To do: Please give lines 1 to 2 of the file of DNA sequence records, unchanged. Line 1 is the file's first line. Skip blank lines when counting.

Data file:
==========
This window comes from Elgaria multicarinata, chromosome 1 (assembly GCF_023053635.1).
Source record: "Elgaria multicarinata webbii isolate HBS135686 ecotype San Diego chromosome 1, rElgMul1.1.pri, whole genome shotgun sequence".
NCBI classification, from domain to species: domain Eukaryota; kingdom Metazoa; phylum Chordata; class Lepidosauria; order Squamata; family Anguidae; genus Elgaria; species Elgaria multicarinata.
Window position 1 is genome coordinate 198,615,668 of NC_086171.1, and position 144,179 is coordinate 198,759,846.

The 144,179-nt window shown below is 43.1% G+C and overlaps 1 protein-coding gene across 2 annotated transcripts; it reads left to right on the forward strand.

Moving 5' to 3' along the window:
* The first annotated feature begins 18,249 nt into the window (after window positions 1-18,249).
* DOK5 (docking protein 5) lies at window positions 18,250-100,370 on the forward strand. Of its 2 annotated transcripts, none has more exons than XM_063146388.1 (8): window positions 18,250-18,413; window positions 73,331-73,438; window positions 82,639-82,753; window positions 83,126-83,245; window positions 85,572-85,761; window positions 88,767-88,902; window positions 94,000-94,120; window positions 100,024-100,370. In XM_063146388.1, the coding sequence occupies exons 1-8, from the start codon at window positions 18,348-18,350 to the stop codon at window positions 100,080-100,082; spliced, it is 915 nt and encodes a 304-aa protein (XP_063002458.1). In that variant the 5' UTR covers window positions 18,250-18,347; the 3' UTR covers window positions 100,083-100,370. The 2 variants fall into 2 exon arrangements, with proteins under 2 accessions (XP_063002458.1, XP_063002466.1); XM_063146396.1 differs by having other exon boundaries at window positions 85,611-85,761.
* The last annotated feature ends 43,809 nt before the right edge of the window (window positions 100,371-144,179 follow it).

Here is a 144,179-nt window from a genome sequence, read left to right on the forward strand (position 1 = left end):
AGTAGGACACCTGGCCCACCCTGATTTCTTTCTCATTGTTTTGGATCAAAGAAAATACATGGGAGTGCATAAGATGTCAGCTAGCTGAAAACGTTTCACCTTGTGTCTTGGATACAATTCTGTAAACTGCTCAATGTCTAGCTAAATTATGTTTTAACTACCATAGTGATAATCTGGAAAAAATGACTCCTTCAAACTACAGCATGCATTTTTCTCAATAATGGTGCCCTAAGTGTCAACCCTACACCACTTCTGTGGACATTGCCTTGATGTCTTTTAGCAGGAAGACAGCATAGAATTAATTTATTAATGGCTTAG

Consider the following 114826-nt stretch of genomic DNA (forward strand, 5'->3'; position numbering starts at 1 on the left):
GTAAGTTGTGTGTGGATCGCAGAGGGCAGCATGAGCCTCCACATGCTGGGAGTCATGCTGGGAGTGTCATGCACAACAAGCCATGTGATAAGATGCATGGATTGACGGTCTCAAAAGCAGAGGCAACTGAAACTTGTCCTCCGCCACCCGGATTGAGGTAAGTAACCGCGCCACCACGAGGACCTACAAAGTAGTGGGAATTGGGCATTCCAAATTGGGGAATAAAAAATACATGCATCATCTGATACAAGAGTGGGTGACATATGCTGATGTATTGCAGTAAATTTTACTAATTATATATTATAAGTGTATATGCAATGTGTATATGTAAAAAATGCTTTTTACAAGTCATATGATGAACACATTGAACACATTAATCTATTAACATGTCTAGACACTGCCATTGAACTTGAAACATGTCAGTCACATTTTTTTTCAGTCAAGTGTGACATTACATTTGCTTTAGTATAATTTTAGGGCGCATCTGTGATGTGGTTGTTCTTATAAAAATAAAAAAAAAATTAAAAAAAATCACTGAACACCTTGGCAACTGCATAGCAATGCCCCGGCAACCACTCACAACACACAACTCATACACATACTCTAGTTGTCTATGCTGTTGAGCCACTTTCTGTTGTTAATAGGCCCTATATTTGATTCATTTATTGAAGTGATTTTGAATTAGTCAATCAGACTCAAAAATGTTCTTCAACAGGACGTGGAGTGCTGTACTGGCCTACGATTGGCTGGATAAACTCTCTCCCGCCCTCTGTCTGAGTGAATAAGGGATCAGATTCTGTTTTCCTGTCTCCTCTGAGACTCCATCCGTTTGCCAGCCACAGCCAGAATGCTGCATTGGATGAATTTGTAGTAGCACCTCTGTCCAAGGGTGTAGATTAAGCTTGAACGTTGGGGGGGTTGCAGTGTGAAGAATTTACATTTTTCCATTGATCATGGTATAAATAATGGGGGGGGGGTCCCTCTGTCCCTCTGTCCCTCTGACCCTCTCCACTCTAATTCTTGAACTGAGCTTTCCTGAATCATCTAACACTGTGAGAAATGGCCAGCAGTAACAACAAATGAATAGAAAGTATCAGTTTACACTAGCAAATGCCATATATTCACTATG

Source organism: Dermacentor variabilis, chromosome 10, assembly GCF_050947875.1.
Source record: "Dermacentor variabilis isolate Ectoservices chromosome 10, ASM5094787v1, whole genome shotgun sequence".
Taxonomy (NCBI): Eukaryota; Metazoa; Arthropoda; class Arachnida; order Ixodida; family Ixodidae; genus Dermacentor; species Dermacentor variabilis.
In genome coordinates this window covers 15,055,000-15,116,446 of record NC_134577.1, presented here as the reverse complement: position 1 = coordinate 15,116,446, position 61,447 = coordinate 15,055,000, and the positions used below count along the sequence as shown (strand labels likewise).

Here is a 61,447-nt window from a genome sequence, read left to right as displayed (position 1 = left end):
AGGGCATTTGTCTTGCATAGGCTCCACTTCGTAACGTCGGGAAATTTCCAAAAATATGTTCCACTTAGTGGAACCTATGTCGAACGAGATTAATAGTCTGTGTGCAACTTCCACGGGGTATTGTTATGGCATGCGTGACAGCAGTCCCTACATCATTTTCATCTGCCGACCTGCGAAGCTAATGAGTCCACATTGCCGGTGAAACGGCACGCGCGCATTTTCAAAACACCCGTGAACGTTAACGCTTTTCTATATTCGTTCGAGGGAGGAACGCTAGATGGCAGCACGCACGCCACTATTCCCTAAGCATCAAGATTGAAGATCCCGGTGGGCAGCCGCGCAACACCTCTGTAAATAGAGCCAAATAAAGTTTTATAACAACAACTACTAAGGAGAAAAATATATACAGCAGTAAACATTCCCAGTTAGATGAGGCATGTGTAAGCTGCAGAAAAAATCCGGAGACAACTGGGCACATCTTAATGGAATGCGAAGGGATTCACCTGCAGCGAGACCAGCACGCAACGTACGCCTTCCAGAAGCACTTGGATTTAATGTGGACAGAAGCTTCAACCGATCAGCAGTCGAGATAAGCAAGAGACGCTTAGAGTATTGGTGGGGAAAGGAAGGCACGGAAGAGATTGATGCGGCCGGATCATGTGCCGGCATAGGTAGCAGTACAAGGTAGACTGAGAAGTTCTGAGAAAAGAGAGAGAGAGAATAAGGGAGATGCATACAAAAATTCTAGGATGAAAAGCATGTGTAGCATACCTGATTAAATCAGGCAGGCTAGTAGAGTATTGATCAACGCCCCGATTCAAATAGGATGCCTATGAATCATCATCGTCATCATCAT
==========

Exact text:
This window comes from Elgaria multicarinata, chromosome 1 (assembly GCF_023053635.1).
Source record: "Elgaria multicarinata webbii isolate HBS135686 ecotype San Diego chromosome 1, rElgMul1.1.pri, whole genome shotgun sequence".